What’s flat, round, has a long history with mankind, and whose name in Spanish means “cake”.
The tortilla of course.
The Humble Tortilla is Big Business
The humble tortilla is big business.
In 2021 the tortilla market was valued at $45.2 billion in 2021 and is expected to grow to around $70B in 2026.
Why such growth you may ask? Because tortillas are versatile, easy, and inexpensive.
They’re a central ingredient in Tex Mex and Mexican cuisine – itself a burgeoning cuisine category. They’re used for tacos, enchiladas, burritos, quesadillas, and fajitas just to name a few dishes.
Traditionally, Mexican cuisine makes tortillas from corn. Corn tortillas are one of the oldest forms of food from the Mesoamerican culture.
Flour tortillas were invented in the Mexican state of Sonora which is Mexico’s largest wheat producing area and has become one of the most popular breads in America.
When you’re in the mood for tortillas, tacos, or any one of those other dishes where the tortilla is central, don’t make a trip to the grocery store. Make homemade flour tortillas!
Why Bother with Homemade Flour Tortillas?
So why bother going to the effort to make homemade flour tortillas?
There’s a few reasons.
They are ridiculously easy to make. You can have fresh, warm, tender homemade flour tortillas in under an hour, and half of that is rest time for the dough. Use the dough rest time to prep ingredients for a taco bar.
Second, you probably have everything to make them in your own pantry – flour, butter, and salt.
No trip to the grocery store needed.
Third and most importantly, you’re going to be love, love, love how good they are. Get ready to have a homemade tortilla that rivals the filling in terms of flavor. Eat them hot and fresh right off the skillet with a bit of butter. Or wait, don’t do that, you may not have any left over for tacos.
Here’s my recipe for homemade tacos.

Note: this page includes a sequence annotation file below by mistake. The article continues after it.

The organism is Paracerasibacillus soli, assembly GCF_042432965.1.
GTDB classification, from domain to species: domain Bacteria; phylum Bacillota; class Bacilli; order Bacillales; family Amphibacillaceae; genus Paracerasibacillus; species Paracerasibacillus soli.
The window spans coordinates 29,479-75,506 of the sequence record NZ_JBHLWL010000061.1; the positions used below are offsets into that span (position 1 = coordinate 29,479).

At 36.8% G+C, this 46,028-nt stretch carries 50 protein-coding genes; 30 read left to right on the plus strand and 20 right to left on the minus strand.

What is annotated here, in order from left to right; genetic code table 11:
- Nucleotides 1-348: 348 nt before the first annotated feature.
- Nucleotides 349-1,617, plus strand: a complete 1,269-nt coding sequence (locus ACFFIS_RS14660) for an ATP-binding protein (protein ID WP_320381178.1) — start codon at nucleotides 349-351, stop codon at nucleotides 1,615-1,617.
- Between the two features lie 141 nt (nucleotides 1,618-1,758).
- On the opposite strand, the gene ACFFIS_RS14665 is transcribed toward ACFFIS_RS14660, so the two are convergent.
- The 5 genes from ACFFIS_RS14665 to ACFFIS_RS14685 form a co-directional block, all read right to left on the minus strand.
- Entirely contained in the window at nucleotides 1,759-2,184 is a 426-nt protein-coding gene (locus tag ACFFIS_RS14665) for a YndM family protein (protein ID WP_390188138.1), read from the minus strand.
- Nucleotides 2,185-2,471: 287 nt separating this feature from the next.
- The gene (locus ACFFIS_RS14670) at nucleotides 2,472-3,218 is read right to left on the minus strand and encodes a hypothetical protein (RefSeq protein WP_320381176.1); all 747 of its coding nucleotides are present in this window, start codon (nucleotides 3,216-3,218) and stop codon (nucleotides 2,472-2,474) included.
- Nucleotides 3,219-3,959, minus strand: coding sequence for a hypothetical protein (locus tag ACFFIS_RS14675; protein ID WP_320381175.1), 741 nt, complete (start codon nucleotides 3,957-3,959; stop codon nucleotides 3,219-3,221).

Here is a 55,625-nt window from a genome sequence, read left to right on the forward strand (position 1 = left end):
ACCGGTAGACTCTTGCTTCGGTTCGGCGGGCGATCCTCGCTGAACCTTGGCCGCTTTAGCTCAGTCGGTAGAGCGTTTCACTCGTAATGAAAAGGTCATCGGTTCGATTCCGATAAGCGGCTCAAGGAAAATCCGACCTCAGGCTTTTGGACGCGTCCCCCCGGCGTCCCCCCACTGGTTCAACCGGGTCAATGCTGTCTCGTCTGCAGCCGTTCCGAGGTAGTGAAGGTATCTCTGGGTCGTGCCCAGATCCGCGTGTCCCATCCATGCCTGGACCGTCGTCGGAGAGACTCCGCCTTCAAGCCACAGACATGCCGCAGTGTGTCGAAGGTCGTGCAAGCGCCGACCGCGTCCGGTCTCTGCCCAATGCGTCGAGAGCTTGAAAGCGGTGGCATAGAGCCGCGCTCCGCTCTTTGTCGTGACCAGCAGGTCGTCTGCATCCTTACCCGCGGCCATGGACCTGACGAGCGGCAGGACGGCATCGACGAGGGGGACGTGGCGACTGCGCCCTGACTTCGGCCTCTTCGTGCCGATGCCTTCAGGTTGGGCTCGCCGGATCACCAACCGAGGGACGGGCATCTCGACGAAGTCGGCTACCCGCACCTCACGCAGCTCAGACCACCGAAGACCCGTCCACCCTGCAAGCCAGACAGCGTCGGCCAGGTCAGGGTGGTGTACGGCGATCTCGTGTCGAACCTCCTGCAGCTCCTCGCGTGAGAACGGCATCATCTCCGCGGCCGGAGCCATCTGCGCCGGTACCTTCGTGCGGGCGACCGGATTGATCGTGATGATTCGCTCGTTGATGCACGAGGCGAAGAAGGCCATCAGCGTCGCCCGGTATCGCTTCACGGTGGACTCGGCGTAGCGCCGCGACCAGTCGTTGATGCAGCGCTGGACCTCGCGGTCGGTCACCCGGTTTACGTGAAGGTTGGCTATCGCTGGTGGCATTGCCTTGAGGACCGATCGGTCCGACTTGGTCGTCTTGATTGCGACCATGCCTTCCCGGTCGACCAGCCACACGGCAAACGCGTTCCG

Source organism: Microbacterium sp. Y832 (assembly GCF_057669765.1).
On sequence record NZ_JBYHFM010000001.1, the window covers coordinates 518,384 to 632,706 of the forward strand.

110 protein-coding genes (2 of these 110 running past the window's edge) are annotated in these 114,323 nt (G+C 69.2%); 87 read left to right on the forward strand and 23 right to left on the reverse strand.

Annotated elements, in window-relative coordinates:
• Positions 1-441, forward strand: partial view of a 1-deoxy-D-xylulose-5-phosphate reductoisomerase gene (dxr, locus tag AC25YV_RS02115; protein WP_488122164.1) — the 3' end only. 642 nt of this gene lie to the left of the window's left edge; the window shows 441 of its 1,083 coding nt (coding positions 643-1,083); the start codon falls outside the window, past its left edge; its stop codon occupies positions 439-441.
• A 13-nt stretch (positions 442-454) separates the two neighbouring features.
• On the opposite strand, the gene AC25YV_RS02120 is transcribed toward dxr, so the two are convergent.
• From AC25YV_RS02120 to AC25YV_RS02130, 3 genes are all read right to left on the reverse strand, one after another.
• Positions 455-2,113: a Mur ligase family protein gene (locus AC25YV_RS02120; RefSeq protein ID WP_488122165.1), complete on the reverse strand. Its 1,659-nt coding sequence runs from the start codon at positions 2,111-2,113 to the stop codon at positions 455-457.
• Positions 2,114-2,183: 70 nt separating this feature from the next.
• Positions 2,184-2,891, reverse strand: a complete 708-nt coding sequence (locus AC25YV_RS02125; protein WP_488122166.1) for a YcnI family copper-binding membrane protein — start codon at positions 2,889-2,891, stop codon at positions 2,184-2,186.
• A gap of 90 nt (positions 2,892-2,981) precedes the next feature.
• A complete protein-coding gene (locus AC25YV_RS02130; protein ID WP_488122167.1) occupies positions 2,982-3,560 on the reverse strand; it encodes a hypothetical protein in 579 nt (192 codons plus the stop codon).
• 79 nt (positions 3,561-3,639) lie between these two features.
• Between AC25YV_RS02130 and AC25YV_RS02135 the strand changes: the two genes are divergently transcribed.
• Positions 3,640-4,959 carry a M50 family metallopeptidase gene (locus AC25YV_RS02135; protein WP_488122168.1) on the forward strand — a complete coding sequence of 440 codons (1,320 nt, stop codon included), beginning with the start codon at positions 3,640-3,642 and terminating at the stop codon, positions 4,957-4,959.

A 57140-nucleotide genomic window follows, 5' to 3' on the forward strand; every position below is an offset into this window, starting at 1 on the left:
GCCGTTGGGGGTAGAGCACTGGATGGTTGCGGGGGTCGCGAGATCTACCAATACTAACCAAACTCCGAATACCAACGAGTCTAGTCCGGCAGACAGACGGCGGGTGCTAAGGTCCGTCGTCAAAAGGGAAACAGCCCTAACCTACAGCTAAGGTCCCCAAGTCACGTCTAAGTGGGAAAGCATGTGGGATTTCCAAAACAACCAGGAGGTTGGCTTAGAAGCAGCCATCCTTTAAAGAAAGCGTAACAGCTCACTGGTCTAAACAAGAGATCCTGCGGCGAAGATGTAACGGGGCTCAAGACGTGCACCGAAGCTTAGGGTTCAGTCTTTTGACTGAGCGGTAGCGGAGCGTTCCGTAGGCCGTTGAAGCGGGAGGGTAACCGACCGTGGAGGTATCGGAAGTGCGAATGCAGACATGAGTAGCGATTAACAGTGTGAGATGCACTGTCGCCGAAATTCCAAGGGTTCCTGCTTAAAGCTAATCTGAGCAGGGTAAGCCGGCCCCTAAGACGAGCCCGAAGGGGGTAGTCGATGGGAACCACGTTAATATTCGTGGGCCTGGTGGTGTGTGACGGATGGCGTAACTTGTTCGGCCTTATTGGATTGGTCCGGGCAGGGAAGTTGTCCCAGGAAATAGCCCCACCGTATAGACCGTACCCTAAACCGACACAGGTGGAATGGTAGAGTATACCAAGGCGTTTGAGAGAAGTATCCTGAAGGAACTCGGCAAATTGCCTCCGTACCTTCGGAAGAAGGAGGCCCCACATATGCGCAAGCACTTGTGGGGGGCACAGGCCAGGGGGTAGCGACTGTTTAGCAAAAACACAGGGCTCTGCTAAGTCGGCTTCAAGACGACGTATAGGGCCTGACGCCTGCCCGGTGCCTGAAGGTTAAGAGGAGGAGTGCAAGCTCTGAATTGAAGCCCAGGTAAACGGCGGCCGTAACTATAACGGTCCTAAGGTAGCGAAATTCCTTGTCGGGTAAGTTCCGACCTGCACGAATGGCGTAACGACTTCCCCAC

What To Do With Homemade Tortillas
If you do indeed have some leftover, use them as dessert. Check out my Apple Quesadilla recipe.
Now off to the kitchen and make some tortillas!
Nothing compares to a delicious, tender homemade tortilla. Once you discover how easy this is to make, you’ll never want a store-bought tortilla again!
- 1 1/2 cups al purpose flour
- 1/2 teaspoon salt
- 2 tablespoons cold, unsalted butter cut into small cubes
- 1/3 cup + 1 tablespoon very warm water (between lukewarm and hot)
- In a large bowl, whisk together the flour and the salt.
- Add the cold, cubed butter to the bowl.
- Using your fingertips, rub the butter into the flour until you don’t feel any large chunks of butter.
- Form a well in the center of the flour mixture and add the very warm water.
- Using your fingers, gently incorporate the water into the flour mixture using a counterclockwise motion. As the dough begins to come together, gradually increase the pressure to incorporate all the flour to form a smooth, cohesive dough, similar to pie dough. Once all the dough has been incorporated, if the dough seems “ragged” or dry, place your hand under running water. Shake off the excess water and using only the moisture remaining on your hand continue working the dough. Repeat this process as needed to achieve a smooth dough ball. Should your dough end up too wet, add flour in very small amounts and work to incorporate the additional flour until the dough is smooth.
- Using a bench scraper or a knife, divide the dough into 6 equal pieces and roll each piece into a ball. Cover dough balls with a clean towel and set aside to rest at least 30 minutes.
- When you’re ready to make tortillas, place dough ball on a lightly floured surface. Use your hands to flatten the ball into a disk.
- Using a rolling pin, roll the disk out to 6-inches in diameter (about the width of a spread-out adult hand.) Use additional flour on your surface and on your rolling pin as necessary to prevent the dough from sticking.
- Preheat a cast iron skillet or Comal over medium heat. Once the pan is hot, add tortillas one at a time. If your pan is hot enough, you will begin to see bubbles and steam pockets forming on the surface of the tortillas as the butter steams and causes the tortilla to rise. If you do not see bubbles, increase the heat. Once the tortilla has several bubbles and steam pockets, turn it over and cook the other side. When fully cooked, remove from the pan and keep warm while you repeat with the remaining tortillas.
Don’t overwork your dough. Once the large chunks of butter have been incorporated into the flour stop working the dough. Otherwise, the butter will melt and not provide the steam you need for the tortillas to “rise”.
Use a Comal, black iron skillet, griddle, or ceramic skillet to cook the tortillas. If you use a stainless-steel pan, coat the surface of the pan with olive oil prior to heating.